Recent research has proven the feasibility and the advantages of a minimal surgical procedure, where a small limbal biopt is prelevated from living donor. This biopsy is then placed in culture on a biological membrane, and the most frequently used is the Human Amniotic Membrane (HAM) (figure 1). However, since the amniotic membrane is a biological membrane with strong inter-individual characteristics, the culturing process of the LESC is difficult to standardise and it holds potential health risks for the acceptor. Further research is needed to develop an alternative membrane with superior characteristics.

Figure 1: In Cultivated Limbal Epithelial Transplantation (CLET) a small limbal biopsy is being cultivated on top of a carrier material, after which the composite graft is being transplanted to the patient’s diseased eye. The Human Amniotic Membrane (HAM) is the natural membrane most commonly used as the carrier material.

Outline of the project

The goal of this research is to develop an adequate and adjusted membrane (starting from Self-Aligning Human Recombinant Collagen type I) to replace the use of HAM in corneal tissue engineering. The recent introduction of the Self-Aligning Human Recombinant Collagen makes the development of a synthetic, transparent and mechanically stable membrane possible, onto which LESC can be cultured to regenerate the corneal stroma after an initial trauma. In comparison to HAM, we expect to develop a membrane with an improved transparency, higher mechanical stability, better bio-integration and a reduced microbiological susceptibility. The effect of collagen cross linking and surface modifications will contribute in the development of the most optimal membrane. The refractive index, light scattering, toxicity, mutagenicity, permeability, in vitro phenotyping of cultured cells and cell-membrane-interactions will be investigated. The membrane will be validated in vivo. All obtained data will be compared to the HAM, which is the current gold standard.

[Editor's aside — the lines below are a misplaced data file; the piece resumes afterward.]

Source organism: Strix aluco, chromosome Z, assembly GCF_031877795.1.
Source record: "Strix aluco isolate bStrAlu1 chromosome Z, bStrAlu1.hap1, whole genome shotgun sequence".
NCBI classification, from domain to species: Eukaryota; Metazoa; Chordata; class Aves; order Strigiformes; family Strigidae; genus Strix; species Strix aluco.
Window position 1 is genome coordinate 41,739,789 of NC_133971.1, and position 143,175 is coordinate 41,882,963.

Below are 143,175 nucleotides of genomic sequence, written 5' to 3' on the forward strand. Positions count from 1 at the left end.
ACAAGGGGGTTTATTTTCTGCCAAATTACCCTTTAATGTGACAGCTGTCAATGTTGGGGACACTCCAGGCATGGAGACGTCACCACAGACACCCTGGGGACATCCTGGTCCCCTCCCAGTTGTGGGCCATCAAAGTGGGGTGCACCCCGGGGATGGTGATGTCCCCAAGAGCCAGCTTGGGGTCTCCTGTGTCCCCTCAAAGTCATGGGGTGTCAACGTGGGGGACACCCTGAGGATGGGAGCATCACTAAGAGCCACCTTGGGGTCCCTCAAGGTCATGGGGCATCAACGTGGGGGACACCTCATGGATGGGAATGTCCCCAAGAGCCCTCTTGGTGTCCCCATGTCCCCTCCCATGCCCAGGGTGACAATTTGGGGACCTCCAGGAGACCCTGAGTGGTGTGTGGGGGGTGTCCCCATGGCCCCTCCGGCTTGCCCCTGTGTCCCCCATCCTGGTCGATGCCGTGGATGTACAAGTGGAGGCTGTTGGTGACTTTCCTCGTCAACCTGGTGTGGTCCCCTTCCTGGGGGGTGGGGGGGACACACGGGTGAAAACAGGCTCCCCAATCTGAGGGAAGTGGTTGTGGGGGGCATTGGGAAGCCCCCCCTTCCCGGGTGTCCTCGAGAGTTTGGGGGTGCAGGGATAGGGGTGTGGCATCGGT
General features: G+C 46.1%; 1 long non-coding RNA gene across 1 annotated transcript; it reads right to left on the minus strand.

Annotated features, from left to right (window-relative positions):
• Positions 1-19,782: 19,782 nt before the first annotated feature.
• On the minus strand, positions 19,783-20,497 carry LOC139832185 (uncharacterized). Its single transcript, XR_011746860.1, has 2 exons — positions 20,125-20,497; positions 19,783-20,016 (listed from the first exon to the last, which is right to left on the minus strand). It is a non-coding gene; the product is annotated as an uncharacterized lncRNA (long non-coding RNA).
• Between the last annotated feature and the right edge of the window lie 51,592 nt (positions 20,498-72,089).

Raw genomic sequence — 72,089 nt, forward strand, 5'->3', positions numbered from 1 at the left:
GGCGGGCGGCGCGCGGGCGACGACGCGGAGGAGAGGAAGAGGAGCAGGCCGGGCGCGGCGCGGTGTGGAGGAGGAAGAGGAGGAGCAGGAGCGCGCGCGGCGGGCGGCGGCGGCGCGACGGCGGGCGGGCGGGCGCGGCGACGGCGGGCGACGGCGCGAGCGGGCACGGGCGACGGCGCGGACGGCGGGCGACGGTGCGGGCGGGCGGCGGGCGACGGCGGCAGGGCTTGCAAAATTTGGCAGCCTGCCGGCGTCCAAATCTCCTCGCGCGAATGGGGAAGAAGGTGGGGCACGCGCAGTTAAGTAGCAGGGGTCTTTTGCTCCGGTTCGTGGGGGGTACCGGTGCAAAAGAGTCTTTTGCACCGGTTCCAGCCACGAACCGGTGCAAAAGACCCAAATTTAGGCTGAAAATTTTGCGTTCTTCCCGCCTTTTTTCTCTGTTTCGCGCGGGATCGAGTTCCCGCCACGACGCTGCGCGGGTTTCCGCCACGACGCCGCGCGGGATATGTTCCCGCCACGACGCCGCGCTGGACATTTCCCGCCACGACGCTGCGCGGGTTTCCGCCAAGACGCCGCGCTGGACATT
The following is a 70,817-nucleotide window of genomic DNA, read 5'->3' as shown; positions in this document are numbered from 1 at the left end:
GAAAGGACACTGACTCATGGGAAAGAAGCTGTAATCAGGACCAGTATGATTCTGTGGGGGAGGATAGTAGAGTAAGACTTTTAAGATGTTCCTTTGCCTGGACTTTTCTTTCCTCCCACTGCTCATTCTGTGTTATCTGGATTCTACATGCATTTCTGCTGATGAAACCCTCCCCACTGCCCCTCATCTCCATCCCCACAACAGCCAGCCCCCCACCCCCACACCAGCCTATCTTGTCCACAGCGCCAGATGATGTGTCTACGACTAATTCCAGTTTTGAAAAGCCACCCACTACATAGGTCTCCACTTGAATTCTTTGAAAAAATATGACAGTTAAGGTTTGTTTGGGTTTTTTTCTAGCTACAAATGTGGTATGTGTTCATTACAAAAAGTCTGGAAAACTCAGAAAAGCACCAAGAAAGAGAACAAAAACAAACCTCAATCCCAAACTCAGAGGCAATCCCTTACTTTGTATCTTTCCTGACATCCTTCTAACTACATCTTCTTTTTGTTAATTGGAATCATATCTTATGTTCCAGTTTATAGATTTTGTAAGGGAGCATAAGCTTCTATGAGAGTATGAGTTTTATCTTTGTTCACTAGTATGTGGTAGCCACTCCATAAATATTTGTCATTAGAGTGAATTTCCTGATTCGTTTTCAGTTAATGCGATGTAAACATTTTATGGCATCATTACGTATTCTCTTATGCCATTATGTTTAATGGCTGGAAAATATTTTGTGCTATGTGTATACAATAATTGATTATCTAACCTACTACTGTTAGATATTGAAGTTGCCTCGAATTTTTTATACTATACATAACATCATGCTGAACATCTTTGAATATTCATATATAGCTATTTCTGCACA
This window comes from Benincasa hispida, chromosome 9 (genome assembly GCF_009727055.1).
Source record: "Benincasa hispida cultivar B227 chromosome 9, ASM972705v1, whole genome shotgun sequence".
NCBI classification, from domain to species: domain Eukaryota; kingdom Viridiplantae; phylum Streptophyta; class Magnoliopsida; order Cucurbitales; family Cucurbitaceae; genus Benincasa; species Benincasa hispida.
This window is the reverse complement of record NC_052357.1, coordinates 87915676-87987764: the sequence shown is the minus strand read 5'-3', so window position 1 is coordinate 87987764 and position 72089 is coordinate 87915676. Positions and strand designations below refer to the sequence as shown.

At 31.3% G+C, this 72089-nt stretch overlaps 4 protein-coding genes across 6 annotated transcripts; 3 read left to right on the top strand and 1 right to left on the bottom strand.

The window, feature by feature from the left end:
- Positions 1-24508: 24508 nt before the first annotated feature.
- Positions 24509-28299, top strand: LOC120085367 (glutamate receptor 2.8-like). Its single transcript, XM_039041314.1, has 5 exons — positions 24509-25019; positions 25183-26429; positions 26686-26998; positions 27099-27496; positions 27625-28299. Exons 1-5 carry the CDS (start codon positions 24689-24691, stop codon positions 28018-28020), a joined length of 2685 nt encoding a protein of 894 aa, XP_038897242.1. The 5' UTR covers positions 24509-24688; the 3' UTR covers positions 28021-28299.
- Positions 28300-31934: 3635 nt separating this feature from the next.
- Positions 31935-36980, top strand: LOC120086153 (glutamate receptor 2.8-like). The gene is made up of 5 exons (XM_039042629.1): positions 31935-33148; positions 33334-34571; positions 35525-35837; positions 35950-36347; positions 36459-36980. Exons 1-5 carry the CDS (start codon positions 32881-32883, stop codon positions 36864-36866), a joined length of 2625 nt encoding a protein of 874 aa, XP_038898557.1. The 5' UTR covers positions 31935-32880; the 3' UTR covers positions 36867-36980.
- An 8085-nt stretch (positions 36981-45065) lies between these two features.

First experiments have indicated that collagen membranes have a (i) refractive index closer to that of the human cornea, (ii) are more transparent (figure 2), and (iii) provide 20 times less straylight compared to that of the current golden standard (HAM). In vitro experiments have furthermore shown that LESC can successfully be cultivated on collagen membranes (figure 3), and that cultivated primary cells keep expressing their phenotypical LESC-markers (figure 4).

Figure 2: A collagen membrane compressed between 2 glass slides. It is to expected that the transparency, optimal refractive index and reduced straylight will increase patient’s post-operative visual outcome.